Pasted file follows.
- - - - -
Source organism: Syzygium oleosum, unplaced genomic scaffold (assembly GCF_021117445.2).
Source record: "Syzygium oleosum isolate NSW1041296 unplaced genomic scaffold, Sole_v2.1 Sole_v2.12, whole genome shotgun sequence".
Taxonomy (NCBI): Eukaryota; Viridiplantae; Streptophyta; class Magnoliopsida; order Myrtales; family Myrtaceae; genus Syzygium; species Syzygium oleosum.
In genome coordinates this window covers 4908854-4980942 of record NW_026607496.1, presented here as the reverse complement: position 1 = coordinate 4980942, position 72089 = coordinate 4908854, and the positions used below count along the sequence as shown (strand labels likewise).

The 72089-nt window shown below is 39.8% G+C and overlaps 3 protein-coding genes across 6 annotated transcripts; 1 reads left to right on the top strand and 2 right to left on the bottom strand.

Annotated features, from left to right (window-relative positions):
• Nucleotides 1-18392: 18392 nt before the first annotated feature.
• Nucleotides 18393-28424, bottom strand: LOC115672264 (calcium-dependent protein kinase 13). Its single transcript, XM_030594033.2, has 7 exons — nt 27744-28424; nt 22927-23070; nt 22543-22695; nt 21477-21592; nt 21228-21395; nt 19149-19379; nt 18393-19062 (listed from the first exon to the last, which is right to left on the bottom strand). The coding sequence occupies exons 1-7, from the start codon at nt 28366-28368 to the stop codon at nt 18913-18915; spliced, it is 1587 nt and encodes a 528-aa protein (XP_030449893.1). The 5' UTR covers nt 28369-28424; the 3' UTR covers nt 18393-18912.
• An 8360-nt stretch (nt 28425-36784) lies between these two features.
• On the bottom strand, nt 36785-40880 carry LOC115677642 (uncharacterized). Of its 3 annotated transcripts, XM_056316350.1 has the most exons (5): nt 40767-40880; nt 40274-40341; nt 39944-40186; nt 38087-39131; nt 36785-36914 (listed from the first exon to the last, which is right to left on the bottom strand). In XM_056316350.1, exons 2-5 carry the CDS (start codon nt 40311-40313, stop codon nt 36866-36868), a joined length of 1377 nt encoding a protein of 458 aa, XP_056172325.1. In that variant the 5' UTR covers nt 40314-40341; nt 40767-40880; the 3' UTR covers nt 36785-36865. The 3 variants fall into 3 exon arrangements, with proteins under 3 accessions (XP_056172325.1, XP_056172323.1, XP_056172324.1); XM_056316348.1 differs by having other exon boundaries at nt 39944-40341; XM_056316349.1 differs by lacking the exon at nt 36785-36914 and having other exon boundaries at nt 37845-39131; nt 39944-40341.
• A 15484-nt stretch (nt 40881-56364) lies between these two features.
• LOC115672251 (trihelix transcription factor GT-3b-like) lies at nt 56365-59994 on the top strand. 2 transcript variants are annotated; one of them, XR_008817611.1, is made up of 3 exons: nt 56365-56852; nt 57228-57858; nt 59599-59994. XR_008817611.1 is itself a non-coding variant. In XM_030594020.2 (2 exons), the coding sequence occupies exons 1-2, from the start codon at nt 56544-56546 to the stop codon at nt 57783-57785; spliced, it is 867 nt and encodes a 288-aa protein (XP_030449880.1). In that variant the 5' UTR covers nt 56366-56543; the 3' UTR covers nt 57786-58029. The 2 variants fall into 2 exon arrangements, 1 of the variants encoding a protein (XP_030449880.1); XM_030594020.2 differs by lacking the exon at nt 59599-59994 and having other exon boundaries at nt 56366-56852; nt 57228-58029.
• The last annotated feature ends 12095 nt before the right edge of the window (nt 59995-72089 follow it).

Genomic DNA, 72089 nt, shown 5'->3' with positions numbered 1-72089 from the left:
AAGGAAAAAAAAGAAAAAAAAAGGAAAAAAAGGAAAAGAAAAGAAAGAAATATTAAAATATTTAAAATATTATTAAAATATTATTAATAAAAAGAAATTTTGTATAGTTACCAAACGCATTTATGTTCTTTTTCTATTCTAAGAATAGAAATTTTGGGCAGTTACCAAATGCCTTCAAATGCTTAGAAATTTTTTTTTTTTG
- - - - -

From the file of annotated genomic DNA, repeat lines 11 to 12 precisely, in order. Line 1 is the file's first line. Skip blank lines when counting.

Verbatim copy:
• A 15484-nt stretch (nt 40881-56364) lies between these two features.
• LOC115672251 (trihelix transcription factor GT-3b-like) lies at nt 56365-59994 on the top strand. 2 transcript variants are annotated; one of them, XR_008817611.1, is made up of 3 exons: nt 56365-56852; nt 57228-57858; nt 59599-59994. XR_008817611.1 is itself a non-coding variant. In XM_030594020.2 (2 exons), the coding sequence occupies exons 1-2, from the start codon at nt 56544-56546 to the stop codon at nt 57783-57785; spliced, it is 867 nt and encodes a 288-aa protein (XP_030449880.1). In that variant the 5' UTR covers nt 56366-56543; the 3' UTR covers nt 57786-58029. The 2 variants fall into 2 exon arrangements, 1 of the variants encoding a protein (XP_030449880.1); XM_030594020.2 differs by lacking the exon at nt 59599-59994 and having other exon boundaries at nt 56366-56852; nt 57228-58029.